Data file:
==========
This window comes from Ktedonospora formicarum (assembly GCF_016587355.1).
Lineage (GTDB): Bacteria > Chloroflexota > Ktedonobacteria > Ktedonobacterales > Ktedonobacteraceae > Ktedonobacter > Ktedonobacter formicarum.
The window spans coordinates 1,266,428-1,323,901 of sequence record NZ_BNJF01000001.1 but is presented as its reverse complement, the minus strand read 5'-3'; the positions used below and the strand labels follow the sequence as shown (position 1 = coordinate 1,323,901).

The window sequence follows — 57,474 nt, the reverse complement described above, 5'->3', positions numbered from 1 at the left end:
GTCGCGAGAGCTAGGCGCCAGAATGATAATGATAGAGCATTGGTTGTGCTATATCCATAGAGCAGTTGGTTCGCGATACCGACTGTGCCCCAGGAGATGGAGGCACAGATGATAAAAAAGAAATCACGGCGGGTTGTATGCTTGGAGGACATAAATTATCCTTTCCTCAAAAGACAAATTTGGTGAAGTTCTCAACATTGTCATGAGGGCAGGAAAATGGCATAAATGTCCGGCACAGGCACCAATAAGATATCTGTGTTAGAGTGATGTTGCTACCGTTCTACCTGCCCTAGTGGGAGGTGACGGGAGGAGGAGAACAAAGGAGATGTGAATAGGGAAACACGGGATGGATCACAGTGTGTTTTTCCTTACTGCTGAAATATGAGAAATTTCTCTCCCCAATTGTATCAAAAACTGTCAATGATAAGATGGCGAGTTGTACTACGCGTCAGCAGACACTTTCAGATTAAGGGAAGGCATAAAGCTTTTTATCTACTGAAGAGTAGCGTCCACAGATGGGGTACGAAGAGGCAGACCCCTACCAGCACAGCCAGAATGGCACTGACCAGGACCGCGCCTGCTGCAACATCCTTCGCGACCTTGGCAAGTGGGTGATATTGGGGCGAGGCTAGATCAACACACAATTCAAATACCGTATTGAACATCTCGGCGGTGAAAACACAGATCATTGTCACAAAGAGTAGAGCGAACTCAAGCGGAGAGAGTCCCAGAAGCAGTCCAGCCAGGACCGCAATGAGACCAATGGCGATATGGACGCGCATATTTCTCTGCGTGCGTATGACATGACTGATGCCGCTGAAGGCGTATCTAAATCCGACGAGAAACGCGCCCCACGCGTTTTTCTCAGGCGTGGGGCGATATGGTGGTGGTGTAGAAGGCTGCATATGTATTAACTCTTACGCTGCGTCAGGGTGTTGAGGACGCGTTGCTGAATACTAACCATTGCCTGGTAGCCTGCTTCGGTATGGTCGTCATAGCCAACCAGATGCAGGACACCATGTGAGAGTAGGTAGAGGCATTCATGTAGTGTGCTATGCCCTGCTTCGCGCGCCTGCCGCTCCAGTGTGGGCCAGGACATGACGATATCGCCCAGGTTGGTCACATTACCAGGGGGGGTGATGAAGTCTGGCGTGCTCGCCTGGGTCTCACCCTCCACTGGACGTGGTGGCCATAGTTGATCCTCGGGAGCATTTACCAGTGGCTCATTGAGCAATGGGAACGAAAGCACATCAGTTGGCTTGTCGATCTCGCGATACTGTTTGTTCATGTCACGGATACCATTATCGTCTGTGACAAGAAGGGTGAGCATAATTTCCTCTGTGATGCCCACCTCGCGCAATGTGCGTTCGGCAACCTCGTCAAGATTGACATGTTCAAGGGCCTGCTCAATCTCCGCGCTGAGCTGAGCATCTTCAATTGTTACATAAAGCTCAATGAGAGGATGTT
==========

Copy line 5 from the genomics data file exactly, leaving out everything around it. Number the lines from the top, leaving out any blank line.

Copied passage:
GTCGCGAGAGCTAGGCGCCAGAATGATAATGATAGAGCATTGGTTGTGCTATATCCATAGAGCAGTTGGTTCGCGATACCGACTGTGCCCCAGGAGATGGAGGCACAGATGATAAAAAAGAAATCACGGCGGGTTGTATGCTTGGAGGACATAAATTATCCTTTCCTCAAAAGACAAATTTGGTGAAGTTCTCAACATTGTCATGAGGGCAGGAAAATGGCATAAATGTCCGGCACAGGCACCAATAAGATATCTGTGTTAGAGTGATGTTGCTACCGTTCTACCTGCCCTAGTGGGAGGTGACGGGAGGAGGAGAACAAAGGAGATGTGAATAGGGAAACACGGGATGGATCACAGTGTGTTTTTCCTTACTGCTGAAATATGAGAAATTTCTCTCCCCAATTGTATCAAAAACTGTCAATGATAAGATGGCGAGTTGTACTACGCGTCAGCAGACACTTTCAGATTAAGGGAAGGCATAAAGCTTTTTATCTACTGAAGAGTAGCGTCCACAGATGGGGTACGAAGAGGCAGACCCCTACCAGCACAGCCAGAATGGCACTGACCAGGACCGCGCCTGCTGCAACATCCTTCGCGACCTTGGCAAGTGGGTGATATTGGGGCGAGGCTAGATCAACACACAATTCAAATACCGTATTGAACATCTCGGCGGTGAAAACACAGATCATTGTCACAAAGAGTAGAGCGAACTCAAGCGGAGAGAGTCCCAGAAGCAGTCCAGCCAGGACCGCAATGAGACCAATGGCGATATGGACGCGCATATTTCTCTGCGTGCGTATGACATGACTGATGCCGCTGAAGGCGTATCTAAATCCGACGAGAAACGCGCCCCACGCGTTTTTCTCAGGCGTGGGGCGATATGGTGGTGGTGTAGAAGGCTGCATATGTATTAACTCTTACGCTGCGTCAGGGTGTTGAGGACGCGTTGCTGAATACTAACCATTGCCTGGTAGCCTGCTTCGGTATGGTCGTCATAGCCAACCAGATGCAGGACACCATGTGAGAGTAGGTAGAGGCATTCATGTAGTGTGCTATGCCCTGCTTCGCGCGCCTGCCGCTCCAGTGTGGGCCAGGACATGACGATATCGCCCAGGTTGGTCACATTACCAGGGGGGGTGATGAAGTCTGGCGTGCTCGCCTGGGTCTCACCCTCCACTGGACGTGGTGGCCATAGTTGATCCTCGGGAGCATTTACCAGTGGCTCATTGAGCAATGGGAACGAAAGCACATCAGTTGGCTTGTCGATCTCGCGATACTGTTTGTTCATGTCACGGATACCATTATCGTCTGTGACAAGAAGGGTGAGCATAATTTCCTCTGTGATGCCCACCTCGCGCAATGTGCGTTCGGCAACCTCGTCAAGATTGACATGTTCAAGGGCCTGCTCAATCTCCGCGCTGAGCTGAGCATCTTCAATTGTTACATAAAGCTCAATGAGAGGATGTT